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I’m writing a visualization app for datasets resultant from a learning algorithm for my AI development – because, frankly, I need to understand what my bots are learning, and looking at a hex-dump or post-order traversals on the command line aren’t cutting it.

I’m curious about adding printing facilities. Also because if I have to trace out a really complex graph, it’ll be easier on paper than on my meager 12” powerbook’s screen. The trouble is, the app has two nibs. MainMenu.nib and ReflexDocument.nib ( renamed from MyDocument.nib ). The Print… menu item is in MainMenu.nib – it needs to be connected to whatever’s the current main window and print the visualization from there.

Right now, the print menu item is connected to FirstResponder.printDocument – so I’m probably missing something but somehow I need to make the visualization view in the current main window be that FirstResponder.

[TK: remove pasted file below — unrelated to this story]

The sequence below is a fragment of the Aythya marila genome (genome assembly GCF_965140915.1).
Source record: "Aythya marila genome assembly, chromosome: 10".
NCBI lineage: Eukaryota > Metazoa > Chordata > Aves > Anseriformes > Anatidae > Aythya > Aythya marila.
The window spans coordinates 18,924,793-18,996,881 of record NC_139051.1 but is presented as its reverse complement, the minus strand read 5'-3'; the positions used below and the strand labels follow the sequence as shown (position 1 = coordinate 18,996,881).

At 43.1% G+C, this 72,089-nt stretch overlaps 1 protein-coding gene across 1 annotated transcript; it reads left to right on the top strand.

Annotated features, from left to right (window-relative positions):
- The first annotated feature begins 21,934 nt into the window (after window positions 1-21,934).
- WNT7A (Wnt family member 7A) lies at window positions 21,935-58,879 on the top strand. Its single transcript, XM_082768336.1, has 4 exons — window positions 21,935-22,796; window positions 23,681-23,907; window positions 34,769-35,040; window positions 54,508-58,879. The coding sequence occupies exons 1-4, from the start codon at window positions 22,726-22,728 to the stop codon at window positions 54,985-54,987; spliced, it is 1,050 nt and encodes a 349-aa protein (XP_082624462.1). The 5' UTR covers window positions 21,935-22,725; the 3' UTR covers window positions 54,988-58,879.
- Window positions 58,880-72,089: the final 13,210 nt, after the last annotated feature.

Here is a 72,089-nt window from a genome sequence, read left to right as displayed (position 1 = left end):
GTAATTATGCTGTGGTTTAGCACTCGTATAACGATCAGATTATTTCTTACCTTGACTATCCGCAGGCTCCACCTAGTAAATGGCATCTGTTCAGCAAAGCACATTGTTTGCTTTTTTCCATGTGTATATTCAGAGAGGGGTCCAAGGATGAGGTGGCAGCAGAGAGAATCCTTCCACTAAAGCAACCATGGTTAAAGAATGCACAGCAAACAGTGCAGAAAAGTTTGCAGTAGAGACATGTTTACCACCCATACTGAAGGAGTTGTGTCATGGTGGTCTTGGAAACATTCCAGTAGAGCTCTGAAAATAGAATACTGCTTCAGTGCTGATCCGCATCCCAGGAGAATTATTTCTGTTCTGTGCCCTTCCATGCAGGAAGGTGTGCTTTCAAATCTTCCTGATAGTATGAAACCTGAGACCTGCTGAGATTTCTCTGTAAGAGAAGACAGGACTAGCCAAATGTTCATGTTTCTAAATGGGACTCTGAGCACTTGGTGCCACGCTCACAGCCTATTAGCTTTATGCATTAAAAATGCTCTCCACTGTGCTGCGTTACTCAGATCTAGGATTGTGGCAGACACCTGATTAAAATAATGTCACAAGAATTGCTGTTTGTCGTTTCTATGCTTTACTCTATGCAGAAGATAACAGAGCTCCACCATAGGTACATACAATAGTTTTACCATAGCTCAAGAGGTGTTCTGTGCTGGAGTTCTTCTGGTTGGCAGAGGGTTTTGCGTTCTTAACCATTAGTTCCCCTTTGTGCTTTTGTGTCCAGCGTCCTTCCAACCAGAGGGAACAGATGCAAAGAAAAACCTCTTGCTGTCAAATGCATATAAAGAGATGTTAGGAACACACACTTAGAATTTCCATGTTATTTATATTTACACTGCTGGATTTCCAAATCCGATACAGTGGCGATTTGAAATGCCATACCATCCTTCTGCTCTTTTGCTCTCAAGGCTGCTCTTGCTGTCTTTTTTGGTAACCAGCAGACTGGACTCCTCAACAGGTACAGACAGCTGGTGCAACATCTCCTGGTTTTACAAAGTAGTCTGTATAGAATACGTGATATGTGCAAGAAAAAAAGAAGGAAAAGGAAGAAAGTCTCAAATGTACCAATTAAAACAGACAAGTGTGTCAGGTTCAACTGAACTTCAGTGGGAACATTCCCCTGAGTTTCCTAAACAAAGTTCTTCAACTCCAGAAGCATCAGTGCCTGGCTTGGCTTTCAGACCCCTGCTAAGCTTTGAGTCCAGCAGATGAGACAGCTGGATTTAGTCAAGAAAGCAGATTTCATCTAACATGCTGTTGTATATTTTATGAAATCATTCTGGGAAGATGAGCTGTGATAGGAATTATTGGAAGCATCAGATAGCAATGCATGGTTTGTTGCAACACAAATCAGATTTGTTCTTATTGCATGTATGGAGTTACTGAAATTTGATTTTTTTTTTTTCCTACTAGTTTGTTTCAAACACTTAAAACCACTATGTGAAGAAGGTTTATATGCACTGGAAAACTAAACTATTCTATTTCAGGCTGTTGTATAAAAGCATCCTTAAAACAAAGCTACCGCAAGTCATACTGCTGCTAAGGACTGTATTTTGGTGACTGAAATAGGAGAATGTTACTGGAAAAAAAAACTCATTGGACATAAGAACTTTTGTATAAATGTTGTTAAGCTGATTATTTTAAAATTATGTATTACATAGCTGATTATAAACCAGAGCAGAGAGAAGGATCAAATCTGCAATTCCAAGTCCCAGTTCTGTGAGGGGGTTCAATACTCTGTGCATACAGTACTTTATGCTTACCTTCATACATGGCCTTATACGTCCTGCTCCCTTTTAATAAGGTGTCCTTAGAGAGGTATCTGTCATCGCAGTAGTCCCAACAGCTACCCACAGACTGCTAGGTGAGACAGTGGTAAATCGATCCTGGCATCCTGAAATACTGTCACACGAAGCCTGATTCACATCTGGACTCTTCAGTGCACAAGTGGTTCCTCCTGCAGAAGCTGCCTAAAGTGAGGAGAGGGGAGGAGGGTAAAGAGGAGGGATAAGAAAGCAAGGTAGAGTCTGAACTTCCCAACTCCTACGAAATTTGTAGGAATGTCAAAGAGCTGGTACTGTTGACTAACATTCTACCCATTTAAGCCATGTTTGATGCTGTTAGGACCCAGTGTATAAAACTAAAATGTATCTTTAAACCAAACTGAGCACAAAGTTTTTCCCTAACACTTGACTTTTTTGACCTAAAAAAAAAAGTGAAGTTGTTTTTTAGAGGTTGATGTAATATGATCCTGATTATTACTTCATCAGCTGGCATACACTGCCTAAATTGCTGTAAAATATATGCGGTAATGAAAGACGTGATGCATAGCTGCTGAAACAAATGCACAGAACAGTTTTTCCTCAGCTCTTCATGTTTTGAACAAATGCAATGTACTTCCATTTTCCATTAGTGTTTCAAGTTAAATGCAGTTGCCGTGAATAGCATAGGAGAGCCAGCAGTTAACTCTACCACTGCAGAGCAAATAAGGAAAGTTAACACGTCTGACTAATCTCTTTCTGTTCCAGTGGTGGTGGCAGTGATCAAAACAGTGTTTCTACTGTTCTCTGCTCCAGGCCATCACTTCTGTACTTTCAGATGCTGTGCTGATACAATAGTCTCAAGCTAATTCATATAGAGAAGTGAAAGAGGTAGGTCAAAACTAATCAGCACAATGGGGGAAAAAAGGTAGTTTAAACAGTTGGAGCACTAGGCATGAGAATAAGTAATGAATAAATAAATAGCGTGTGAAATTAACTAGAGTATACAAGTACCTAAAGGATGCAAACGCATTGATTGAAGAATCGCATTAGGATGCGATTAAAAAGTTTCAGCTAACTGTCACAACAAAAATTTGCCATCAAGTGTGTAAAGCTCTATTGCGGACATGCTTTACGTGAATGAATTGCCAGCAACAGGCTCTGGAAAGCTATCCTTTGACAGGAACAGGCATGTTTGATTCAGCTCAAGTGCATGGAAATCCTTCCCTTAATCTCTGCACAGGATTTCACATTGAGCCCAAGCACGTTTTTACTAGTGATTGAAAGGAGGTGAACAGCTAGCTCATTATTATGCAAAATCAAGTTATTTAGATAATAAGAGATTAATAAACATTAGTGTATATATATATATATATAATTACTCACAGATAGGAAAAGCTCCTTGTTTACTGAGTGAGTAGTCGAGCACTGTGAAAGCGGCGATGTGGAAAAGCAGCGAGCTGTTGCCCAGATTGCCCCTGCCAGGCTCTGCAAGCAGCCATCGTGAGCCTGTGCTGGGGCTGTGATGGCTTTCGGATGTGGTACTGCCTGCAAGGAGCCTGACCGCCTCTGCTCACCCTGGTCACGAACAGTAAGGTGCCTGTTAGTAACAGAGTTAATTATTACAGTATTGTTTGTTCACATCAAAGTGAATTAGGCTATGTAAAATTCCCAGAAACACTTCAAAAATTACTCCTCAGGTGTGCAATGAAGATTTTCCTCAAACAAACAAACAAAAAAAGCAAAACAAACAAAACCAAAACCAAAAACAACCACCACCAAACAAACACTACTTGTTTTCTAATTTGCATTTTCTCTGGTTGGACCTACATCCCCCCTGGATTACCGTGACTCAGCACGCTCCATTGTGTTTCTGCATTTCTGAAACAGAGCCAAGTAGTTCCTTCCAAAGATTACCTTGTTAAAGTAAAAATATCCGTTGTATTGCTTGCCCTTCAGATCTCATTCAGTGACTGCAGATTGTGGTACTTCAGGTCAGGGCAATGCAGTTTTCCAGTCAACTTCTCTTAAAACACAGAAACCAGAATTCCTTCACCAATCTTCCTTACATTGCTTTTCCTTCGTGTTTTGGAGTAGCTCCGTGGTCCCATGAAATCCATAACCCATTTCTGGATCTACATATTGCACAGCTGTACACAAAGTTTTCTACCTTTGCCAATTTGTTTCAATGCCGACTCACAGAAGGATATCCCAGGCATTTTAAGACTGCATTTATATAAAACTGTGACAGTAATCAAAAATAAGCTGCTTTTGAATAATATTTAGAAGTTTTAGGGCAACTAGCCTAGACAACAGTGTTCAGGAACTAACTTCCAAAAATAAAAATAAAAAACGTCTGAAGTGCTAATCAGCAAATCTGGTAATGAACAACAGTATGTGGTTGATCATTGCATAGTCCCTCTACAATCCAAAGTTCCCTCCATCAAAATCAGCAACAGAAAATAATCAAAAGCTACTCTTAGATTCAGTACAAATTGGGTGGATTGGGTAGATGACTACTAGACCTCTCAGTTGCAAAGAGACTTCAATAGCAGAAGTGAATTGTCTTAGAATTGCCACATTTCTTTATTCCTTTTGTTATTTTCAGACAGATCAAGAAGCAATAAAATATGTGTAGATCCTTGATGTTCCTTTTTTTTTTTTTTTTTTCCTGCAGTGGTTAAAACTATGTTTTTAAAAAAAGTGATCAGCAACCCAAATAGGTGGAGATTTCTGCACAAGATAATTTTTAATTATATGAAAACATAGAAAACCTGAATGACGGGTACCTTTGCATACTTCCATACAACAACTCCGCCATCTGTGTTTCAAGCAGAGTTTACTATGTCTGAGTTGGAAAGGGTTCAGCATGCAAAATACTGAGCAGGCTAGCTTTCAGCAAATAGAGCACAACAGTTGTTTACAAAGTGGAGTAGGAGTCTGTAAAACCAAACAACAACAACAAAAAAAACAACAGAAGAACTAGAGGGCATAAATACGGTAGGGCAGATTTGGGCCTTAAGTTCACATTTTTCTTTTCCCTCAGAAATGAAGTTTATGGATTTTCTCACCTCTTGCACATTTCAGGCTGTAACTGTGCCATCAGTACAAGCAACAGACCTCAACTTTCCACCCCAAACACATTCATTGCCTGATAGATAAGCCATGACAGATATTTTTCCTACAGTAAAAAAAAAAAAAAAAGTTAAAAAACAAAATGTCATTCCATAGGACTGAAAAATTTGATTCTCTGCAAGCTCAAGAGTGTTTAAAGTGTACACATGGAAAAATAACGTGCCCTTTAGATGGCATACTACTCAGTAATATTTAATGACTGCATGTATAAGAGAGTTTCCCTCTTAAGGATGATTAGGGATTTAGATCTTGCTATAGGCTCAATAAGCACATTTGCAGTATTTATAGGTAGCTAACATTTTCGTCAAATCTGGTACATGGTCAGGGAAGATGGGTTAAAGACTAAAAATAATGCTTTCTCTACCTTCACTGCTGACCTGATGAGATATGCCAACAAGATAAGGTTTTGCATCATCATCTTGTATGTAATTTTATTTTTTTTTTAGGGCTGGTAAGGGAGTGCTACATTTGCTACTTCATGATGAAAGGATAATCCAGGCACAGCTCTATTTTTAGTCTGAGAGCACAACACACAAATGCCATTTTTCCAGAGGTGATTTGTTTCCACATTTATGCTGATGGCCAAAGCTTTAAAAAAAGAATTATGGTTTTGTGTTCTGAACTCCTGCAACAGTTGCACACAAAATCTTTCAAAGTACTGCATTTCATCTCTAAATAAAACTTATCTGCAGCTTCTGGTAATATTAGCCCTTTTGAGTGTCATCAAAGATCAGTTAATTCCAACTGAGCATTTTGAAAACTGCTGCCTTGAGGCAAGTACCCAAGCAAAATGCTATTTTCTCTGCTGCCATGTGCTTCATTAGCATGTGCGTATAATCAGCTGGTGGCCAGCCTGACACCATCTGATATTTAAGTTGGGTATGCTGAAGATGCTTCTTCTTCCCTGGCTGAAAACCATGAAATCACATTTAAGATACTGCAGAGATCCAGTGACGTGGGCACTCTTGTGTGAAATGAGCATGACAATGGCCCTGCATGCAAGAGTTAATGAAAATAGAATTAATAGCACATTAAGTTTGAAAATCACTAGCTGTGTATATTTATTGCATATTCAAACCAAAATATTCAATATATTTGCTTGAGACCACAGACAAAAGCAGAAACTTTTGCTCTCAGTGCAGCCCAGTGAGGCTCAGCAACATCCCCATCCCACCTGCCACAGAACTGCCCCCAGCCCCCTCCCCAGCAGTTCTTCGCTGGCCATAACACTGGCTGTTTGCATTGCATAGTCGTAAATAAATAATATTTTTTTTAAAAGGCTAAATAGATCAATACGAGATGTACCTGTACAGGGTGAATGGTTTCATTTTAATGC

Second problem: I’ve got a floating inspector panel which acts as a way of looking at and editing specific subsets of the data for the document window. I’ve handled this by having my NSDocument subclass register itself for window notifications and when the document’s window becomes main, it tells the inspector panel to represent that window’s document/model. This way, the inspector shows the data for the current document; I can have multiple documents open and the inspector shows/edits the data only for the topmost document window. This works fine. The trouble is, if I’m working in the inspector, and I hit command-w to close the current document, nothing happens. If I hit command-s, the save dialog opens, which is fine. If I hit command-n a new document opens, which is fine. But command-w does nothing unless the current document window is key. (For reference, the inspector isn’t closable ). I’d like to have the command-w automatically close the current main document window without it necessarily being key. My guess is I’d have to have the inspector window catch the performClose message and forward that to the main window. Is this the right approach? It seems hacky to me.